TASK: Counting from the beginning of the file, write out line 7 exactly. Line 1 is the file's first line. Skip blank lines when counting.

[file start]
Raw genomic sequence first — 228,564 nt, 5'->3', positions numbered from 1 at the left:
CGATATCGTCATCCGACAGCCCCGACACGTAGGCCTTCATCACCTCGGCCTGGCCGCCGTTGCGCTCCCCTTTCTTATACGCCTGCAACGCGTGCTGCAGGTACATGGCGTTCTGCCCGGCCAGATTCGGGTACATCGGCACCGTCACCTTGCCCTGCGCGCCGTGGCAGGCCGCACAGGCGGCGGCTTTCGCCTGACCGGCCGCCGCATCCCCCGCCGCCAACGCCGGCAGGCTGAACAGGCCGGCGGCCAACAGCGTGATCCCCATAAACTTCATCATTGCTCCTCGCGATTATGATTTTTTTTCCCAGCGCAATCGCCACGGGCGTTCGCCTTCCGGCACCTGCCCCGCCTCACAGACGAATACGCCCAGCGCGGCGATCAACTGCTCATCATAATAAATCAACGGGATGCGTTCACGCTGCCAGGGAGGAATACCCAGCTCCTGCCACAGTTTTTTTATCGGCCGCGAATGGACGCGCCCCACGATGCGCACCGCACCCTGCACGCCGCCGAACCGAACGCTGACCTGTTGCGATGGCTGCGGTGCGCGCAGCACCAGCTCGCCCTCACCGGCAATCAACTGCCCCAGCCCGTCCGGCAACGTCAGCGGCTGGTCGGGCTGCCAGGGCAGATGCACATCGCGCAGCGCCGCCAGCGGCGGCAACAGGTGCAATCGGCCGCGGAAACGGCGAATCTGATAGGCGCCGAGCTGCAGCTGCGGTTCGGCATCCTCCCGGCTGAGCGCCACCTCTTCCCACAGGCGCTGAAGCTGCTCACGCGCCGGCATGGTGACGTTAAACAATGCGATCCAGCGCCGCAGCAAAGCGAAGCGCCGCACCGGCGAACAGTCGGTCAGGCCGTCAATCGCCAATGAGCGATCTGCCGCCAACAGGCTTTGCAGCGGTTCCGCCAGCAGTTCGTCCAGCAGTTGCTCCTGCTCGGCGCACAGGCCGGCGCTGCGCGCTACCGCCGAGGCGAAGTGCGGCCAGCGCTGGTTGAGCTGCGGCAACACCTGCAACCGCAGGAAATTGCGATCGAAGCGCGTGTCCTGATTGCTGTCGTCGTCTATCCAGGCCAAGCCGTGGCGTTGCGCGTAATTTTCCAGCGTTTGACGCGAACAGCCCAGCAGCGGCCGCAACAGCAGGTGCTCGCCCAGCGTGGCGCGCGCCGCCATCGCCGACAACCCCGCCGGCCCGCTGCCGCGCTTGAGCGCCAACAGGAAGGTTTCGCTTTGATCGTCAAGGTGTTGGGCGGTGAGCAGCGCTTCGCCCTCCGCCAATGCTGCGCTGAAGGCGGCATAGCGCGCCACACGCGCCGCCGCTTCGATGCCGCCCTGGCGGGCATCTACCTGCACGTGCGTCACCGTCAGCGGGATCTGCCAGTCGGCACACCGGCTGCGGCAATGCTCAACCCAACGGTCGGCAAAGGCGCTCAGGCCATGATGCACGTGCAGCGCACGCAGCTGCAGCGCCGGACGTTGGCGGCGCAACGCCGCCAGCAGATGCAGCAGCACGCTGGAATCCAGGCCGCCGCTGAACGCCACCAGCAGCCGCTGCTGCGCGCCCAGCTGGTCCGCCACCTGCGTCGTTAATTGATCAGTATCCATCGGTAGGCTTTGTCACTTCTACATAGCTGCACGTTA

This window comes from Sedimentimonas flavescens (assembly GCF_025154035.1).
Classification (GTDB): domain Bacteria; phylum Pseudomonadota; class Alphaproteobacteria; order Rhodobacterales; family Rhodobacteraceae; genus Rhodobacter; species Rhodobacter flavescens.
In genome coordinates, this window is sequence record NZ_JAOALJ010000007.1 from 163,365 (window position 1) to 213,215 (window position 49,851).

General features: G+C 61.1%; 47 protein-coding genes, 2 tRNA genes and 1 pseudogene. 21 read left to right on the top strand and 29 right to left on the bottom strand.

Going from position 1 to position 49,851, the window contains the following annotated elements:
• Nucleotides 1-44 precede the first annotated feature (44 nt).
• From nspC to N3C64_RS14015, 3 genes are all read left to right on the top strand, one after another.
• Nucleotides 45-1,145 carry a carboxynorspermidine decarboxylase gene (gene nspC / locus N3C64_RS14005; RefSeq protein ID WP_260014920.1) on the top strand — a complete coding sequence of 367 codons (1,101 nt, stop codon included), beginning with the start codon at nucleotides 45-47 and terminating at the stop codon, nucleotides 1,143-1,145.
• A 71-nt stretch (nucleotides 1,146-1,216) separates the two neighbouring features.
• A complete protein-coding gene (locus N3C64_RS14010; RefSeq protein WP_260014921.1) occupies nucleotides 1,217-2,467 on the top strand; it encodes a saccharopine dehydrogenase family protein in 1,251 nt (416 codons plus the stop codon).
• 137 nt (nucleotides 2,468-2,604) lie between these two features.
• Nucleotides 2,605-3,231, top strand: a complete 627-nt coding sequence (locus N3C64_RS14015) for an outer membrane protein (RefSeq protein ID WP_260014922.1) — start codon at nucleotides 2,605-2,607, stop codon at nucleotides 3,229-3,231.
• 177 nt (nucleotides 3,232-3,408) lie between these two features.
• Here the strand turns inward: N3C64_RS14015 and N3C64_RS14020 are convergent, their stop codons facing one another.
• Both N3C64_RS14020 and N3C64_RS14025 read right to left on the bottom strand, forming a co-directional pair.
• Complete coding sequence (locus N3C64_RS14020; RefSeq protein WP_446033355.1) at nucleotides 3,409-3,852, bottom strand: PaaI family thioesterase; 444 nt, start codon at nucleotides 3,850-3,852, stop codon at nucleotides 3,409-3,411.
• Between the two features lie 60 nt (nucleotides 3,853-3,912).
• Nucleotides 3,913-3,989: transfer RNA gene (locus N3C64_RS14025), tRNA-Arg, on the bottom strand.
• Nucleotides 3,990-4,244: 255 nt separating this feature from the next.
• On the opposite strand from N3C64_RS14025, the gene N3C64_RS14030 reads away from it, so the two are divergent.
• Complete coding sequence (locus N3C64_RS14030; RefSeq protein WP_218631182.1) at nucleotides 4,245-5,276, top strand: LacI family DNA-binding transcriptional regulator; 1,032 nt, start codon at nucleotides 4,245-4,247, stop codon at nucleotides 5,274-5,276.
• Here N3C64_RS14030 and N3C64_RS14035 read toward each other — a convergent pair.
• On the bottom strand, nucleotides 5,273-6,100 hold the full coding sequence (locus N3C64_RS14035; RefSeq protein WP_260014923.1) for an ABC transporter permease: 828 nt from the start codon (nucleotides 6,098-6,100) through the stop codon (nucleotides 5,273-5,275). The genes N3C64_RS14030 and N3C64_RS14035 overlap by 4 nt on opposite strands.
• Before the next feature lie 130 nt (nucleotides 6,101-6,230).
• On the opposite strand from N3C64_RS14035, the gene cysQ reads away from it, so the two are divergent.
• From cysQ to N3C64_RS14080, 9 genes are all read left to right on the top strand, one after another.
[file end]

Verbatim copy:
Going from position 1 to position 49,851, the window contains the following annotated elements: